When Congress passed a farm bill earlier this year, it expected to save $8.6 billion over 10 years by tightening what many say is a loophole in the food stamp, or SNAP, program. But it's not going to happen.
You see, Congress left states an opening to avoid the cuts. And so far, nearly half of the states participating have decided to take that option — a move that could erase the promised savings.
About 47 million Americans, 1 in 7, received assistance through the Supplemental Nutrition Assistance Program in the 2013 fiscal year.
Credit pasa47 / Flickr
When President Obama signs the long-overdue Agriculture Act of 2014– the new farm bill – into law Friday, both farmers and food stamps advocates will be sighing in relief. This farm bill process was fraught with ups and downs and the loose coalition tying nutrition and farm programs seemed barely able to survive.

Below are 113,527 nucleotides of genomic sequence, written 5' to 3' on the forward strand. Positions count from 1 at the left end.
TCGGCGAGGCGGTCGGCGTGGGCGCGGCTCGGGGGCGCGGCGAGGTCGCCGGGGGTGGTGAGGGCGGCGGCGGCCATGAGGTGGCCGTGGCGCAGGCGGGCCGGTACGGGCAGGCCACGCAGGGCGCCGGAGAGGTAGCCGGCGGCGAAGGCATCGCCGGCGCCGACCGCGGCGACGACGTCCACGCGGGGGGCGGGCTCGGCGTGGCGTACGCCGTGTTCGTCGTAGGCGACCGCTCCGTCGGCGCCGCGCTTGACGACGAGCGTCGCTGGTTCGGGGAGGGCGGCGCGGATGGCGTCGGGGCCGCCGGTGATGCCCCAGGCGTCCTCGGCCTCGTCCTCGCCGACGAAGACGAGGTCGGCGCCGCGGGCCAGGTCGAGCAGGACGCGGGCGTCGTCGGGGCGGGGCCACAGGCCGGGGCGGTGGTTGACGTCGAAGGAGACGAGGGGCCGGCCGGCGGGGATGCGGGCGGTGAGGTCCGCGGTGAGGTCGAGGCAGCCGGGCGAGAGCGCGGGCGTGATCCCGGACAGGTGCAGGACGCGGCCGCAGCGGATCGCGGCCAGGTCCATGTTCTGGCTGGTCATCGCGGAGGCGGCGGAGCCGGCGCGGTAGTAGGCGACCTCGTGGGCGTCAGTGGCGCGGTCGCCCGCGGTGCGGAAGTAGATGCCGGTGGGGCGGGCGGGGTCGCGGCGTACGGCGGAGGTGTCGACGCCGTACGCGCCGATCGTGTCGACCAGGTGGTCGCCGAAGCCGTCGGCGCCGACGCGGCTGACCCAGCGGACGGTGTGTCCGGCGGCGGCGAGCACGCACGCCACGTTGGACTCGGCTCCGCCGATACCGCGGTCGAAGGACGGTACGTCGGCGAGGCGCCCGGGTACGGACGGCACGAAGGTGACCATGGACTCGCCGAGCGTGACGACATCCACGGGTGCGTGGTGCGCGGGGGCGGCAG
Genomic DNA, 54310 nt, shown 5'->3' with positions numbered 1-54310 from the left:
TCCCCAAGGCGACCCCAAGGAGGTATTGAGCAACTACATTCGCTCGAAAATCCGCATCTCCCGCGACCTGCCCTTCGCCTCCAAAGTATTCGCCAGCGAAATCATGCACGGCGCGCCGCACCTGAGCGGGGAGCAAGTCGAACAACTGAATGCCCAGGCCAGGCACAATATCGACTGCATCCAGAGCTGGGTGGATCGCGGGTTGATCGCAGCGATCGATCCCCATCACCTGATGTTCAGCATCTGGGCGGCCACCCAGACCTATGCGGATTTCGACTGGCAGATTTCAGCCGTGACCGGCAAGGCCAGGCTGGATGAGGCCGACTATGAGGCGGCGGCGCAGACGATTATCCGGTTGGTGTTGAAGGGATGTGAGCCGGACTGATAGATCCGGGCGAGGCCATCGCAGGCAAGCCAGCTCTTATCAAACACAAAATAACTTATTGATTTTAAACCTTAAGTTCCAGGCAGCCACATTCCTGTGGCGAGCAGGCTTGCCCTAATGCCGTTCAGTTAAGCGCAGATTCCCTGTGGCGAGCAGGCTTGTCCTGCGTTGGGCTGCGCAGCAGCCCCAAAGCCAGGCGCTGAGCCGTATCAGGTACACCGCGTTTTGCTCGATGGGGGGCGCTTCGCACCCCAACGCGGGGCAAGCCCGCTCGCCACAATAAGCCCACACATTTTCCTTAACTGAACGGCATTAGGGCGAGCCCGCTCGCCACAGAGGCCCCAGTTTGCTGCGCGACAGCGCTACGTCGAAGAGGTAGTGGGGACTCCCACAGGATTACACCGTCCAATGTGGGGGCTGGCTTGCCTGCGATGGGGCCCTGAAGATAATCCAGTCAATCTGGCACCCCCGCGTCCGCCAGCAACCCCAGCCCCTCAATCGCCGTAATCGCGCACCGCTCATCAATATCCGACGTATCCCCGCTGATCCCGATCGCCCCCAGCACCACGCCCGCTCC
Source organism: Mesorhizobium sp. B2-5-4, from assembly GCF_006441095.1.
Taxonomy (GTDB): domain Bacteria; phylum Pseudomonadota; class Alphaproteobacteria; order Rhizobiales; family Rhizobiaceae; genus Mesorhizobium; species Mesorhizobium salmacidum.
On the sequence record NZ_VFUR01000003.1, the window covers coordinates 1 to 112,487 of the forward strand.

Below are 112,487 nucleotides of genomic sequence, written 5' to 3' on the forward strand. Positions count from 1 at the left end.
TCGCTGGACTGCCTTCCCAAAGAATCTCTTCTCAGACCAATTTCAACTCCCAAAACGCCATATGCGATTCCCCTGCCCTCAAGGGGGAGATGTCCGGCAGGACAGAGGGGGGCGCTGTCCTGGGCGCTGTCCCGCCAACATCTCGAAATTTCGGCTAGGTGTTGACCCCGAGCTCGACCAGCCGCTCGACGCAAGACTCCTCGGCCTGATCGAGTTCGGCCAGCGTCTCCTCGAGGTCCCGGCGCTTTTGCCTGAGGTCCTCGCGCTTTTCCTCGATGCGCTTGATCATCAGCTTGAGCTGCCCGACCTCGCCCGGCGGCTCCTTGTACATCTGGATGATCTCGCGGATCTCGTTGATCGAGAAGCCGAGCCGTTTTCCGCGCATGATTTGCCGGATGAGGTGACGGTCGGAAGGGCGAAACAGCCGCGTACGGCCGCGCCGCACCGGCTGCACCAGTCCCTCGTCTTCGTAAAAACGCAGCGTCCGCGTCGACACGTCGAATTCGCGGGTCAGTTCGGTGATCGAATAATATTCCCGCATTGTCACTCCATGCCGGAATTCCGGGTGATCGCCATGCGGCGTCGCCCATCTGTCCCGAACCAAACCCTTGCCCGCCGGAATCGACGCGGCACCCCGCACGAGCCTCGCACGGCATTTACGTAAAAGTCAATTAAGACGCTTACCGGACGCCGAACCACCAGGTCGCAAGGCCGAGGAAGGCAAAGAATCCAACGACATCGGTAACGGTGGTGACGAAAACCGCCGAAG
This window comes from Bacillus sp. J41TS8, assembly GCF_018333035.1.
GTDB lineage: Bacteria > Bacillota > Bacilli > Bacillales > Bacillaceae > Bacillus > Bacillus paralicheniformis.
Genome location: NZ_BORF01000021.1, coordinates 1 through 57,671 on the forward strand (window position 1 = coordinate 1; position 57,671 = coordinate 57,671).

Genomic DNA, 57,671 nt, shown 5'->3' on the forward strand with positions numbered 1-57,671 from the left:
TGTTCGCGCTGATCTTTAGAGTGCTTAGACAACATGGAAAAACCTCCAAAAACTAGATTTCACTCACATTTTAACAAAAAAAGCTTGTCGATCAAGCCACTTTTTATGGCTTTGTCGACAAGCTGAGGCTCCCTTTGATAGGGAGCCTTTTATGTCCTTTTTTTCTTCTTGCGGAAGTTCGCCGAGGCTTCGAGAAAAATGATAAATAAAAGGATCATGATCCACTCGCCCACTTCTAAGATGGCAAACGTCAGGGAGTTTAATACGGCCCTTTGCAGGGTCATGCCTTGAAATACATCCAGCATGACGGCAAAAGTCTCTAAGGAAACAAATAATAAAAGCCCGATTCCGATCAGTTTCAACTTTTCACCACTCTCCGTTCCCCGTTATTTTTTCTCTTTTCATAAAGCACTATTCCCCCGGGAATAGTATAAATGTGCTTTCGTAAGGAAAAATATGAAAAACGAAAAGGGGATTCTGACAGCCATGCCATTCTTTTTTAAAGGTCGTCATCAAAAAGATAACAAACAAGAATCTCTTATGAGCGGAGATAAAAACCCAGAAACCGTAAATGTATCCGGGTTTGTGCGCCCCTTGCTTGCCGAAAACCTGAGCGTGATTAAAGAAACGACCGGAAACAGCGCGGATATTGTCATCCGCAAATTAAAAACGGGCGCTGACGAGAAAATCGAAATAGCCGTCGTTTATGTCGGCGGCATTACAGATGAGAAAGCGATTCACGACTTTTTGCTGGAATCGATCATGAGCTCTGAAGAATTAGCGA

In a rare display of bipartisanship, the House of Representatives Wednesday approved a massive five-year farm bill that costs nearly half a trillion dollars.
The bill includes some reductions to food stamps, known as the Supplemental Nutritional Assistance Program, to the tune of nearly $1 billion a year. It's far less than what many Republicans had wanted. But the cuts are large enough to worry some Democrats and many food stamp recipients.